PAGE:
ANC Wrap-up: A night of bonds, crime, booze, and table tennis

Last night’s marathon Advisory Neighborhood Commission meeting covered everything from crime to tree boxes. As always, we’ve picked out the meeting’s highlights just for you. Let’s get to the recap.

The name is Bond. Revenue Bond.

Linda Greenan, associate vice president for external relations, presented the University’s application for tax-exempt revenue bonds incited an onslaught of heated reactions from audience members. A proposed $60 million of the bonds, a majority, will go toward funding the new science center. The rest will cover the cost of maintaining on-campus residences, including $12 million to outfit all residential halls with wireless Internet access.

Despite Greenan’s insistence that bonds bear no relation to the 2010 Campus Plan, that they would not place any constraints on further bond requests, and that the upgrades would in fact promote Georgetown’s residential nature, CAG and BCA both opposed the application “until or unless GU takes care of its students by providing on-campus housing.”

In the end, Commissioner Ron Lewis announced that there was no reason to pass a resolution, as the opinion of the neighbors and of the ANC has no effect on the administrative nature of the issue. The University’s application will go before the D.C. Council later this week.

Georgetown’s crime-wave

Metropolitan Police Department Lieutenant John Hedgecock kicked off the meeting with a Hollywood-worthy list of robberies and burglaries. The recent spike in robberies in Georgetown and Dupont included the theft of several iPhones, iPads, and even a laptop stolen directly the victim was typing a paper in a restaurant on M Street.

Think that’s crazy? Hedgecock went on to describe the September 30th armored car bank robbery, which took place at 2:30 in the afternoon in full view of pedestrians and within 100 yards of a policeman. In response to these brazen crimes, MPD has increased its efforts, is testing different patrol strategies, and put out the Bat-Signal.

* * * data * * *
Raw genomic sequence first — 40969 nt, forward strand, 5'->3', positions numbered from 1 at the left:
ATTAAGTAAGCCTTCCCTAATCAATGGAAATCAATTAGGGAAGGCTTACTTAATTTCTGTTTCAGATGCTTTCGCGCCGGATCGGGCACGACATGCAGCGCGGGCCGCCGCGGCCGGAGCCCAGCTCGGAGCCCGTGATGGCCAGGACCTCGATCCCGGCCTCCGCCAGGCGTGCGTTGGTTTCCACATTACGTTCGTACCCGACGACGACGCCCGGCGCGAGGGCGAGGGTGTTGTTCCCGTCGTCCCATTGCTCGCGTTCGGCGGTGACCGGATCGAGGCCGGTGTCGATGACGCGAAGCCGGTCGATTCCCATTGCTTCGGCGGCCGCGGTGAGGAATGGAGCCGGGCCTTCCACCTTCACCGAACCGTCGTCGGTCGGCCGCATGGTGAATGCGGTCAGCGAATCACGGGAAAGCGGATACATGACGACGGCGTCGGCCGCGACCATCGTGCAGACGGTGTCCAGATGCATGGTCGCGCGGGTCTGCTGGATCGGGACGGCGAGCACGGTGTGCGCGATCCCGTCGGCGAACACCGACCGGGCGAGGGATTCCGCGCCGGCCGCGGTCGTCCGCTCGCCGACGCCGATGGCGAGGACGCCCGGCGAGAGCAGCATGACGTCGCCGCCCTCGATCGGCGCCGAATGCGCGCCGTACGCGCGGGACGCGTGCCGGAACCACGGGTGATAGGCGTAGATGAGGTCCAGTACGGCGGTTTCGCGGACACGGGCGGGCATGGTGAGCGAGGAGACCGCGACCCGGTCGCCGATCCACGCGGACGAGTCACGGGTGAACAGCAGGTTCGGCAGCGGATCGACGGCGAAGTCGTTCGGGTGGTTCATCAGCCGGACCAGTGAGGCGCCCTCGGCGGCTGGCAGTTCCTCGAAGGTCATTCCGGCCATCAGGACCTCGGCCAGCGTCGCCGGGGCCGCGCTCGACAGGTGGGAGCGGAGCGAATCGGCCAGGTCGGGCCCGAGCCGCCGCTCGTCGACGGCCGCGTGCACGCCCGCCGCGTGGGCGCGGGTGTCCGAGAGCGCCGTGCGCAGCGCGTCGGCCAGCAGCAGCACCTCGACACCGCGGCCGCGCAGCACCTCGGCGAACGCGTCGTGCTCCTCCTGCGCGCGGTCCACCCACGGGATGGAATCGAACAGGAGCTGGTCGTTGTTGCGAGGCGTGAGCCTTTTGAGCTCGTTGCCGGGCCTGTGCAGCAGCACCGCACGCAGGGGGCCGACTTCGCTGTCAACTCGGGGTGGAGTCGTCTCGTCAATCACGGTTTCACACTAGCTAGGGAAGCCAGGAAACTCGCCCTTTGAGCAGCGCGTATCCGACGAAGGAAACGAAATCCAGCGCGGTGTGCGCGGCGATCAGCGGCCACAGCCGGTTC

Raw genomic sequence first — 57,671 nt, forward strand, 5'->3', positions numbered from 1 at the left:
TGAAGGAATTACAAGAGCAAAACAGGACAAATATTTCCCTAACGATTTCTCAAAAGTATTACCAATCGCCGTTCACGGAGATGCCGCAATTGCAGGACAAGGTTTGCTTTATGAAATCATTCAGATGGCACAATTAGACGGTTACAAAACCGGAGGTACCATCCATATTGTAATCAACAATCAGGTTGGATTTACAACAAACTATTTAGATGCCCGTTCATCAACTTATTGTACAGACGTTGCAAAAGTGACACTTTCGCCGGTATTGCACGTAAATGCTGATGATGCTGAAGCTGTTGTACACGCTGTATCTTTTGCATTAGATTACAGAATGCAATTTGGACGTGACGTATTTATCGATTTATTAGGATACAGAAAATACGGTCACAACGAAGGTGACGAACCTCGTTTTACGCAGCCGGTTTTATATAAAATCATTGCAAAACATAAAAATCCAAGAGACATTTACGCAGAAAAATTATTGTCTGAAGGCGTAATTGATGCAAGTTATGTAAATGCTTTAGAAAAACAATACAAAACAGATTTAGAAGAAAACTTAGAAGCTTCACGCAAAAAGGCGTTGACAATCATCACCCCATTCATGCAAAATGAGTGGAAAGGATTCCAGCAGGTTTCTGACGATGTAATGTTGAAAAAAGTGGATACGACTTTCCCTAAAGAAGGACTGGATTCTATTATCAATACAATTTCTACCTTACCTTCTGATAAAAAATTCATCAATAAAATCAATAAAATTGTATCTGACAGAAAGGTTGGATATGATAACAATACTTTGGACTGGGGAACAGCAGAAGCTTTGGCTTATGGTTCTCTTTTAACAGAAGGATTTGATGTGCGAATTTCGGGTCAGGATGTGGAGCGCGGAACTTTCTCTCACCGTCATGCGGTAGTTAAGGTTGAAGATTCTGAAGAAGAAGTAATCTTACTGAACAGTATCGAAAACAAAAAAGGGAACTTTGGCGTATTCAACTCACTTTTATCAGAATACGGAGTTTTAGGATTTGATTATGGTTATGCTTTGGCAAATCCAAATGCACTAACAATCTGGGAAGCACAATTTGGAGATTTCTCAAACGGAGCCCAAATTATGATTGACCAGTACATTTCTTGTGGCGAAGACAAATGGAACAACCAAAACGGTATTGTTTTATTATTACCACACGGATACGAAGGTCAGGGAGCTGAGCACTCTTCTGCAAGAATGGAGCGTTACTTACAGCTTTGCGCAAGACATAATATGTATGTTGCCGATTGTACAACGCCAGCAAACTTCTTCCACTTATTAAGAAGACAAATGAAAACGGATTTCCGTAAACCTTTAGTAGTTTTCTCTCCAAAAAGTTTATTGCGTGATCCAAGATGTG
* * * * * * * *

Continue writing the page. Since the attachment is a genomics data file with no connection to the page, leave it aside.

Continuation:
Talkin’ permits

On the permit-front, commissioners unanimously approved liquor licenses, voluntary agreements, amendments, and the like from Hu’s Wear, Zenobia, Brush and Blush, and Lapis. Healthy Wisey’s lost its bid to expand, thanks to neighbors’ concerns about noise and trash.

The ANC’s prior wariness about crêpes reared its ugly head yet again after commissioners protested a business application for Malmaison, a desert and pastry establishment. Lewis and the other commissioners, who protested to give the owners more time to create a business plan, joked about the likelihood of another Georogetown reality show, à la Georgetown Cupcake. (For everyone’s sake, let’s hope Malmaison is more Duff and less Katherine and Sophie.)

Fred Moosally, Alcohol Beverage Regulation Administration director, also issued notice about a pending liquor license for a restaurant called “International House of Pong.” The restaurant, described as a place to eat Chinese food and play table tennis, will be located at 1010 Wisconsin Avenue.

Photo: Flickr user “zimpenfish

3 Comments on “ANC Wrap-up: A night of bonds, crime, booze, and table tennis

  1. Once again, we see groups like the BCA and CAG mindlessly opposing anything that would benefit Georgetown University and its students. Does Lenore Rubino think that wireless Internet access is a threat to the neighborhood? Of course not, it’s just more demagoguery from people who have no interest in improving town-gown relations. BCA, CAG, you need to start acting like adults for a change.

  2. Pingback: Vox Populi » Georgetown inches closer to $90 million in tax-exempt bonds

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